Barsa-Kelmes

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The fragment of the map of Aral Sea, 1853 (from the Journal of the Royal Geographical Society, Vol. 23, 1853 to accompany "Survey of the Sea of Aral by Commander A. Butakoff, Imperial Russian Navy, 1848 & 1849".
Taras Shevchenko: The tent of the expedition on the island of Barsa-Kelmes, 1848

Barsa-Kelmes (from Kazakh: "the land of no return") was the largest island in the Aral Sea which encompasses the Barsa-Kelmes Nature Reserve. Its area was 133 km2 in the 1980s, but has been steadily growing due to shallowing of the sea, until in the 1990s it ceased to be an island. Its altitude reaches up to 113 m. Because of the native salt deposits it is recommended to close the eyes during dust storms and strong winds.

History[edit]

The first recorded survey of the island was made in August, 1848 when Geographer A. Maksheyev and topographer A. Akishev made a topographical survey of the island and described its landscape. The first sketches of the local nature have been made by Taras Shevchenko.

A jumping spider Sitticus barsakelmes was named after the island in 1998.

Urban legend[edit]

During the second half of the 20th century, there was a persistent urban legend about some paranormal phenomena occurring on the island. The legend reached its peak in early 1990s, when popular science magazine Tekhnika Molodyozhi published a large article about these phenomena, listing local medical student Sergey Lukyanenko as their chief source.[1][2] It told an engaging story of variable flow of time on the island, possible UFO visitation, and featured a numerous letters and stories from local fishermen about strange temporal variations, disappearing expeditions etc.[1]

It was later revealed, however, that all these legends were in fact a series of elaborate hoaxes, perpetrated by several successive generations of local writers and journalists for their own amusement, that central publications believed and picked up to boost the public interest.[3][4] The persons who outed the hoax were no other than aforementioned Sergey Lukyanenko, one of the main perpetrators of the hoax who later went to become the most popular Russian SciFi writer,[4] and Grigory Neverov, then president of KLF MGU (KLF = kluba lyubiteley fantastiki, club of fantasy fans), whose involvement started it all.[3]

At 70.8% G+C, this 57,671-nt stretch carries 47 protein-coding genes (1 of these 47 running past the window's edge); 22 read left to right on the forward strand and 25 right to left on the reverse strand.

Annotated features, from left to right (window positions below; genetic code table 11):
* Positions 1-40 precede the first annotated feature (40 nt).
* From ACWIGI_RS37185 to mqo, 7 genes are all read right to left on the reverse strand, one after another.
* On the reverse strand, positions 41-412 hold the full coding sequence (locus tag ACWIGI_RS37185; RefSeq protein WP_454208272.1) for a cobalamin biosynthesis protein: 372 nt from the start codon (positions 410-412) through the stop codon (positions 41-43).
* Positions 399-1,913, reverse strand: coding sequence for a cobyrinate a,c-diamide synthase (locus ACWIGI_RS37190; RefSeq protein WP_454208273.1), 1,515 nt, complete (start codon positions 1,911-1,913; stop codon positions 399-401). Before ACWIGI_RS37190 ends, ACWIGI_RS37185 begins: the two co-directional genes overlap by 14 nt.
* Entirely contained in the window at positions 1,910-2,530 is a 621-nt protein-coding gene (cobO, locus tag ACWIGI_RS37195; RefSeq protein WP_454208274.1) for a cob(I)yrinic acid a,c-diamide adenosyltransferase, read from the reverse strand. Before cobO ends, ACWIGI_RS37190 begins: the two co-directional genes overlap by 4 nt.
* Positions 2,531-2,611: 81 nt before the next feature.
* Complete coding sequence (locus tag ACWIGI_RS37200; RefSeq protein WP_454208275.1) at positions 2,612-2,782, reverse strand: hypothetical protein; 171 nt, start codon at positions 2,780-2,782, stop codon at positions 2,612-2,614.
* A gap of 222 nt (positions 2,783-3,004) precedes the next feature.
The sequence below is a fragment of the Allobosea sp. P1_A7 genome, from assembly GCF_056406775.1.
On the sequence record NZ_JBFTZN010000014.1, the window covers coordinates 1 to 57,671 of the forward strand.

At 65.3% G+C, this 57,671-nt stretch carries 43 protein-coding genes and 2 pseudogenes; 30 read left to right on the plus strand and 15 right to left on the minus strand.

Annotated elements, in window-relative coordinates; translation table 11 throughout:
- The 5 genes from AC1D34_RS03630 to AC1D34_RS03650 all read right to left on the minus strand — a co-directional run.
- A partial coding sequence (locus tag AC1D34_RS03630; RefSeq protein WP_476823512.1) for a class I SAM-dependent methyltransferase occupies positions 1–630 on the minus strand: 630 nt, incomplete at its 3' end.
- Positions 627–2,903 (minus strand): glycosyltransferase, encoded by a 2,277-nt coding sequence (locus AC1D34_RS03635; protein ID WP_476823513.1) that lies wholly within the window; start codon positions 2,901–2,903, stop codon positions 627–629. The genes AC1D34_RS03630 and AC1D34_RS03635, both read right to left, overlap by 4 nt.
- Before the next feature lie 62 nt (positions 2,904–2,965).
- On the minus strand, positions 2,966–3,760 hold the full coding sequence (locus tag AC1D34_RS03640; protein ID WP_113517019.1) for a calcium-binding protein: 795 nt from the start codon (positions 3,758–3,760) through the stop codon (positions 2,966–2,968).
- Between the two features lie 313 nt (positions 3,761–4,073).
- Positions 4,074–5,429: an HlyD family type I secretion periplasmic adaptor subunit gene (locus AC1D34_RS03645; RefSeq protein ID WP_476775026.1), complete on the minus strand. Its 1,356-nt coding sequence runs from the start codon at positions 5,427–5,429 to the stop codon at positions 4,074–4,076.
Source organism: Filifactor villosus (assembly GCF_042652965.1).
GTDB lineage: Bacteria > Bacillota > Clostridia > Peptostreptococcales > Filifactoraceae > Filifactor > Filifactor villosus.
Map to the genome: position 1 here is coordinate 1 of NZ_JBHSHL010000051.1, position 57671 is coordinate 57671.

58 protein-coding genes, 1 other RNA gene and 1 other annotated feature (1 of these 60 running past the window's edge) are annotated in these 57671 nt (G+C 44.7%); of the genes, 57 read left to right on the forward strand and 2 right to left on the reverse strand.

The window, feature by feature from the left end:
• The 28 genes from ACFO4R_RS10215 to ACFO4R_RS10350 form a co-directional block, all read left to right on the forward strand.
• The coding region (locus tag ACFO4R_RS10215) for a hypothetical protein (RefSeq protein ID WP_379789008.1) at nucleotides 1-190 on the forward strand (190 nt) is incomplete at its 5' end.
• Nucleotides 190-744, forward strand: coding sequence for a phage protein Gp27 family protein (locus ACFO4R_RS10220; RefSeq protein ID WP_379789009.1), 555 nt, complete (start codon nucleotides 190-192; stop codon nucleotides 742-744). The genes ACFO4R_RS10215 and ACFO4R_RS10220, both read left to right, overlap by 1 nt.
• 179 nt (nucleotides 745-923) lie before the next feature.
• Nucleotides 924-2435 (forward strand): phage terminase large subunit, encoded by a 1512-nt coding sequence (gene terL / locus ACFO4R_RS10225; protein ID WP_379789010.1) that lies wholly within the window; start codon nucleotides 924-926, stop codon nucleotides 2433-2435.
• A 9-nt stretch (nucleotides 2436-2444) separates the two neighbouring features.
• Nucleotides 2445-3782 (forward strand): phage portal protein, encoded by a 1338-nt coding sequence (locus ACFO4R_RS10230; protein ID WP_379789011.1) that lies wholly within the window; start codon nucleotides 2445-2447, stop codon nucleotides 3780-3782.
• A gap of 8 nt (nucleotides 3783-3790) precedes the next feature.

As the story went, when Neverov asked his colleagues over all USSR whether they could remember any stories about some paranormal phenomena in their regions, Lukyanenko, then an active member in the Alma-Ata KLF, remembered some rumors about mysterious doings on Barsa-Kelmes and decided to play a practical joke on the hapless Moscow fellow. He found the origin of those rumors, an old story in a local newspaper, together with his friends fabricated the evidences like the fishermen letters, and even invented a local version of a Kazakh epic about hero Koblandy-batyr.[3] Neverov bought into a story and reported it to the TM editorial staff that published the aforementioned article. Later, when Lukyanenko admitted a hoax to Neverov, they tried to trace down the origin of the article that inspired the joke, and found that it itself was a joke by a local journalist.[3] However, despite debunking of the myth, it remains pretty much alive and often surfaces in Russian publications catering to the paranormal crowd.[5]

References[edit]

  1. ^ a b Tekhnika Molodyozhi (Техника молодежи), 1991, No. 3;
  2. ^ Tekhnika Molodyozhi 1993, No. 4.
  3. ^ a b c d ""The real mystery of Barsa-Kelmes island, or how it was in fact (an attempt in investigation)", Informational Bulletin". MGU SciFi fan club, Issue 9. 
  4. ^ a b "Koblandy-batyr and Barsa-Kelmes". Sergey Lukyanenko. 
  5. ^ Encyclopaedia of the mysterious places on Earth ( Энциклопедия загадочных мест земли).

External links[edit]

Coordinates: 45°38′N 59°52′E / 45.633°N 59.867°E / 45.633; 59.867